24 Best Poems to Teach in Middle and High School It can be hard to know which poems will spur your middle and high schoolers into deep, meaningful discussion and which will leave them, ahem, yawning. So we asked experienced teachers to share their favorites—the punch-in-the-gut poems that always get a reaction, even from teens. Here's what they had to say. Edgar Allan Poe Edgar Allan Poe (1809-1849), American poet, critic, short story writer, and author of such macabre works as “The Fall of the House of Usher” (1840); I looked upon the scene before me - upon the mere house, and the simple landscape features of the domain - upon the bleak walls - upon the vacant eye-like windows - upon a few rank sedges - and upon a few white trunks of decayed trees - with an utter depression of soul which I can compare to no earthly sensation more properly than to the after-dream of the reveller upon opium - the bitter lapse into everyday life - the hideous dropping off of the veil. There was an iciness, a sinking, a sickening of the heart - an unredeemed dreariness of thought which no goading of the imagination could torture into aught of the sublime. What was it - I paused to think - what was it that so unnerved me in the contemplation of the House of Usher? Young Edgar traveled with the Allans to England in 1815 and attended school in Chelsea.
Kodu and the Circuit of Reflective Action Reflections on a quick lesson using Kodu – a piece of game creating software. Kodu is a free piece of software for PC (and Xbox – it is created by Microsoft) that enables children to create their own 3D, virtual-world games. Like Scratch, it allows children to experience a relatively basic approximation of ‘coding’. Be Glad Your Nose is on Your Face On September 8, 1940, Jack Prelutsky was born in Brooklyn, and attended Hunter College in New York City. Although he claims to have hated poetry through most of his childhood, he rediscovered poetry later in life, and has devoted many years since to writing fresh, humorous poetry aimed specifically at kids. “I realized poetry was a means of communication, that it could be as exciting or as boring as that person or that experience.” In 2006, Prelutsky was named the first Children’s Poet Laureate by the Poetry Foundation.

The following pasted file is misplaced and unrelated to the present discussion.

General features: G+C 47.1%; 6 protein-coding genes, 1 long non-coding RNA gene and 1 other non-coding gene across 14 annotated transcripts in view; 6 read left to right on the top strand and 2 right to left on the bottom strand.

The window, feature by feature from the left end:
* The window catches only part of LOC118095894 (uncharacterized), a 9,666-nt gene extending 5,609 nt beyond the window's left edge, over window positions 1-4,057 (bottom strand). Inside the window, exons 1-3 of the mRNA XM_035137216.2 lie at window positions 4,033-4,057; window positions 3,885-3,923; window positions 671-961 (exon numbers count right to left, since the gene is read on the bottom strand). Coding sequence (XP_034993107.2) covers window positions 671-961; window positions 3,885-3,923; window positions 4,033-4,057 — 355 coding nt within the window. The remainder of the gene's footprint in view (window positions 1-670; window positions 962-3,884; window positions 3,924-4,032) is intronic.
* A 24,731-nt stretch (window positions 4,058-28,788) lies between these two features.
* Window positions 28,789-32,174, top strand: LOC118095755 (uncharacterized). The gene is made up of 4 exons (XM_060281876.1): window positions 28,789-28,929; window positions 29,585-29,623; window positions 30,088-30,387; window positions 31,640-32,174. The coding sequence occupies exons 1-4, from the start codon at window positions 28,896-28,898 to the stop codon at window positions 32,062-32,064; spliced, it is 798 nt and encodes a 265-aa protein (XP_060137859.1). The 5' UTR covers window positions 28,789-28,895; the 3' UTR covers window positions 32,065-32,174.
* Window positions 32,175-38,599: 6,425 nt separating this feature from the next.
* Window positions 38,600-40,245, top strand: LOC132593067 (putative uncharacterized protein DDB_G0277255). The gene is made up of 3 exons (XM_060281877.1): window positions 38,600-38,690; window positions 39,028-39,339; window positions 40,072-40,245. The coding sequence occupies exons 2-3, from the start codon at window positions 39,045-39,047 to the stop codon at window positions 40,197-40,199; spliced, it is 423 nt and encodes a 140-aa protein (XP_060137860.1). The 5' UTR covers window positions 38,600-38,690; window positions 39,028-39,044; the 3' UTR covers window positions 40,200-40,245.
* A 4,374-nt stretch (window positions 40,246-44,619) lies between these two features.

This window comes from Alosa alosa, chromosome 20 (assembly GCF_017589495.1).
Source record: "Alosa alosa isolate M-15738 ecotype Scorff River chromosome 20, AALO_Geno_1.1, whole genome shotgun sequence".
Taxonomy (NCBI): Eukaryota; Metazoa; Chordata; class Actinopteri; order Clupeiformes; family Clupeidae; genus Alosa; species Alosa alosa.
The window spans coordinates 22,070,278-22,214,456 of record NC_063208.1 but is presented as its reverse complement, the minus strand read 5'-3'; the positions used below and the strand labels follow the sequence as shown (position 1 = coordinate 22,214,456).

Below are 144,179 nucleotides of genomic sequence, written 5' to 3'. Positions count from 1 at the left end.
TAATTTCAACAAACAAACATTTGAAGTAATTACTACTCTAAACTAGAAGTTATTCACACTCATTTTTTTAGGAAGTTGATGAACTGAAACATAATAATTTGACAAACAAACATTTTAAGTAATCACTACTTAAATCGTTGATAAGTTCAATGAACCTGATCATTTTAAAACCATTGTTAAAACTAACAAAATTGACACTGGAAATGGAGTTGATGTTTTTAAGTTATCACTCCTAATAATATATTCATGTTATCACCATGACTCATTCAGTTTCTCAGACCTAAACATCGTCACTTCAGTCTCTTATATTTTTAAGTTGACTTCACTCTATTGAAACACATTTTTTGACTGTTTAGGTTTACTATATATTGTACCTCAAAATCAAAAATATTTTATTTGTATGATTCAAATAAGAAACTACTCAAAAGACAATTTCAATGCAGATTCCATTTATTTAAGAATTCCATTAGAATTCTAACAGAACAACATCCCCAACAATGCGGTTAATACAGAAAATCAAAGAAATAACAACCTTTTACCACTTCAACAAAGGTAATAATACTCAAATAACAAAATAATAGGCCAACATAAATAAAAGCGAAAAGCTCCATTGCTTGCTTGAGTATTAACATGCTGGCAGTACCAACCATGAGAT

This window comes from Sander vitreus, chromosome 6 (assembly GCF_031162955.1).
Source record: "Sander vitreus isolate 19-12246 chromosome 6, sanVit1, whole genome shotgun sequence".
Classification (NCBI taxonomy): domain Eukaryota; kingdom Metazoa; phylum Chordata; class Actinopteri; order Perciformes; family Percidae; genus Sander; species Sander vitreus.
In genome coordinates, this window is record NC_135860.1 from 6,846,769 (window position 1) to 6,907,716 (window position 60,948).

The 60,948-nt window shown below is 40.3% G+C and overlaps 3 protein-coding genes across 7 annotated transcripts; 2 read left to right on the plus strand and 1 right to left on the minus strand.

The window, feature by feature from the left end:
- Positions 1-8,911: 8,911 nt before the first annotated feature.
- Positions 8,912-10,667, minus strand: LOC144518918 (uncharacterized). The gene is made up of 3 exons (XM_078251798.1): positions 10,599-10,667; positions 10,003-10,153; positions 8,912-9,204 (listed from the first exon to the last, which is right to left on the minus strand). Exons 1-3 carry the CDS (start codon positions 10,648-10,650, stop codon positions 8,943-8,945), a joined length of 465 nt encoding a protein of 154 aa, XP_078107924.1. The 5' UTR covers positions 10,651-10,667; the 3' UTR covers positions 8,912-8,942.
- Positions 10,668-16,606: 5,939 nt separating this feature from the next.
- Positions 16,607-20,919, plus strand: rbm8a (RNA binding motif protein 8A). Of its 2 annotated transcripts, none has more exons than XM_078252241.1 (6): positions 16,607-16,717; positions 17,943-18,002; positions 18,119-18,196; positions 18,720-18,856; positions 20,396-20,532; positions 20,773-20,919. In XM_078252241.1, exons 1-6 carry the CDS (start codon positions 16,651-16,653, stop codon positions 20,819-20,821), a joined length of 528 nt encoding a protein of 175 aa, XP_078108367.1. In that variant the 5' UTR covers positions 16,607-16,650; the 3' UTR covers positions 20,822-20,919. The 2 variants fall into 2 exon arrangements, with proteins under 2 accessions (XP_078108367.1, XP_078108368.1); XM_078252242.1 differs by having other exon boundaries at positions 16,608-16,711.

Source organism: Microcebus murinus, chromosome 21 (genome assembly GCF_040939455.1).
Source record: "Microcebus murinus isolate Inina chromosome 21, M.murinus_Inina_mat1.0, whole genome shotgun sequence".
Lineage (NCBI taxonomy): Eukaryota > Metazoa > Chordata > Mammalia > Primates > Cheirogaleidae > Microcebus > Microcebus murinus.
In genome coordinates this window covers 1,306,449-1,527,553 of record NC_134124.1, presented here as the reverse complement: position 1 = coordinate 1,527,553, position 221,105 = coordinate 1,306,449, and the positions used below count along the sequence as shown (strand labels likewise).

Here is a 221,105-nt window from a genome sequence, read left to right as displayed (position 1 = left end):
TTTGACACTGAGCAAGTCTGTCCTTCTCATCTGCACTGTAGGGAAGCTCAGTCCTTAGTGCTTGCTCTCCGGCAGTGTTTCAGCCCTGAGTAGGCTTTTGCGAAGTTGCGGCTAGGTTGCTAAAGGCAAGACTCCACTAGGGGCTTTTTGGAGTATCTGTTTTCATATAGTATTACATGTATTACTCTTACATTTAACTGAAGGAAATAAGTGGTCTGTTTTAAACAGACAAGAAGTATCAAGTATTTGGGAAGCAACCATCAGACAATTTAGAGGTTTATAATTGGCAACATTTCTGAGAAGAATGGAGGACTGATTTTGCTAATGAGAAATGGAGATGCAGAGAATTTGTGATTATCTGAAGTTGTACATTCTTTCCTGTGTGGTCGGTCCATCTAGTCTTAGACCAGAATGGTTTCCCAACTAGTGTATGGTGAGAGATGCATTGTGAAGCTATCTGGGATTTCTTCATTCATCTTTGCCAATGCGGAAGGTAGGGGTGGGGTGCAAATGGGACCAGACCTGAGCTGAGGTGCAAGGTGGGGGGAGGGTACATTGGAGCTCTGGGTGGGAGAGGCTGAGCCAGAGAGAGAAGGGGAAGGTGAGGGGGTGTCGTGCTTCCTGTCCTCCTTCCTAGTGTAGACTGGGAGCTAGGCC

Trees for Life - Mythology and Folklore of the Raven A distinct black shape, tumbling in the updrafts of a mountain crag - a raven at play. The 'gronking' call of a raven is one of the most evocative sounds of Britain's uplands. The raven is probably the world's most intelligent and playful bird. In the world of myth, it is a bird of paradox, and something of a dark clown. Its association with playful intelligence is perhaps exceeded by its image as a bird of death. Its harsh call, and its presence in remote wild places and at scenes of death, has earned it a reputation as a bird of ill-omen.
Games based learning - Resources Last Updated:8 November, 2012Section:Resources Classroom games Welcome to the Games-based learning collection of resources. Here you will find a range of ready to use resources, adaptable resources and lesson plans/suggestions for playful approaches to learning across the curriculum, as well as for encouraging learners to become creators of their own games. Why not contribute your own ideas? In the news - Gove’s computer science revolution The art of the metaphor - Jane Hirshfield To explore metaphors more fully on your own, there are three directions you can go. The first is simply to start noticing whenever you meet one. Jane Hirshfield slipped metaphors into many of the things she said in this lesson. You might listen to it again and make a list of some of the metaphors she used along the way, without pointing out that they were metaphors.